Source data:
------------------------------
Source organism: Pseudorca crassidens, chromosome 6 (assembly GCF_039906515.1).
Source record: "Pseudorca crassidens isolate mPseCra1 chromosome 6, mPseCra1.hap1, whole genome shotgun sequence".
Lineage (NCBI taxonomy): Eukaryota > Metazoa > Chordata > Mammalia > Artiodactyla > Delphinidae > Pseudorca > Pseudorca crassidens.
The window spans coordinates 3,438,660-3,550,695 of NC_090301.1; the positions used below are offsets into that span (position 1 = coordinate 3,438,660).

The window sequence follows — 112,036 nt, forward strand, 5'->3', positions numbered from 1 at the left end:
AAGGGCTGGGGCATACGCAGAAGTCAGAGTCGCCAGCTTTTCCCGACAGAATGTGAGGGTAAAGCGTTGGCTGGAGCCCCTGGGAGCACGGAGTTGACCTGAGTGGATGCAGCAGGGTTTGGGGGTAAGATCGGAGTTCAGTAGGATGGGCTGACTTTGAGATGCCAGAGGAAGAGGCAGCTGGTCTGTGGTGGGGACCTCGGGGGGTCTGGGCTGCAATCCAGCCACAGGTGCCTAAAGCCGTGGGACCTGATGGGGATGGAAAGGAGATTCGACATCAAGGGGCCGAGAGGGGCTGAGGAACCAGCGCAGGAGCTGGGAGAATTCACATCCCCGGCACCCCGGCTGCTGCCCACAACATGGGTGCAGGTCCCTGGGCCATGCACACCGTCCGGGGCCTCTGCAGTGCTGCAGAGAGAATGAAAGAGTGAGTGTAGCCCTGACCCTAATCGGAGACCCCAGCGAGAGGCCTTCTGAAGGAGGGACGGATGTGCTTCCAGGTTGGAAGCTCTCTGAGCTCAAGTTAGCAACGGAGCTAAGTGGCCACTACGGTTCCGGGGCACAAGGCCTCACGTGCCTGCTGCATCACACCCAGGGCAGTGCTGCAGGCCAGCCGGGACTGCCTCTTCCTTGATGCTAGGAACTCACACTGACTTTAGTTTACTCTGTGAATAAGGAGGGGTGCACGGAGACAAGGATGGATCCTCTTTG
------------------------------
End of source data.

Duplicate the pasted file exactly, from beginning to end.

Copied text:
Source organism: Pseudorca crassidens, chromosome 6 (assembly GCF_039906515.1).
Source record: "Pseudorca crassidens isolate mPseCra1 chromosome 6, mPseCra1.hap1, whole genome shotgun sequence".
Lineage (NCBI taxonomy): Eukaryota > Metazoa > Chordata > Mammalia > Artiodactyla > Delphinidae > Pseudorca > Pseudorca crassidens.
The window spans coordinates 3,438,660-3,550,695 of NC_090301.1; the positions used below are offsets into that span (position 1 = coordinate 3,438,660).

The window sequence follows — 112,036 nt, forward strand, 5'->3', positions numbered from 1 at the left end:
AAGGGCTGGGGCATACGCAGAAGTCAGAGTCGCCAGCTTTTCCCGACAGAATGTGAGGGTAAAGCGTTGGCTGGAGCCCCTGGGAGCACGGAGTTGACCTGAGTGGATGCAGCAGGGTTTGGGGGTAAGATCGGAGTTCAGTAGGATGGGCTGACTTTGAGATGCCAGAGGAAGAGGCAGCTGGTCTGTGGTGGGGACCTCGGGGGGTCTGGGCTGCAATCCAGCCACAGGTGCCTAAAGCCGTGGGACCTGATGGGGATGGAAAGGAGATTCGACATCAAGGGGCCGAGAGGGGCTGAGGAACCAGCGCAGGAGCTGGGAGAATTCACATCCCCGGCACCCCGGCTGCTGCCCACAACATGGGTGCAGGTCCCTGGGCCATGCACACCGTCCGGGGCCTCTGCAGTGCTGCAGAGAGAATGAAAGAGTGAGTGTAGCCCTGACCCTAATCGGAGACCCCAGCGAGAGGCCTTCTGAAGGAGGGACGGATGTGCTTCCAGGTTGGAAGCTCTCTGAGCTCAAGTTAGCAACGGAGCTAAGTGGCCACTACGGTTCCGGGGCACAAGGCCTCACGTGCCTGCTGCATCACACCCAGGGCAGTGCTGCAGGCCAGCCGGGACTGCCTCTTCCTTGATGCTAGGAACTCACACTGACTTTAGTTTACTCTGTGAATAAGGAGGGGTGCACGGAGACAAGGATGGATCCTCTTTG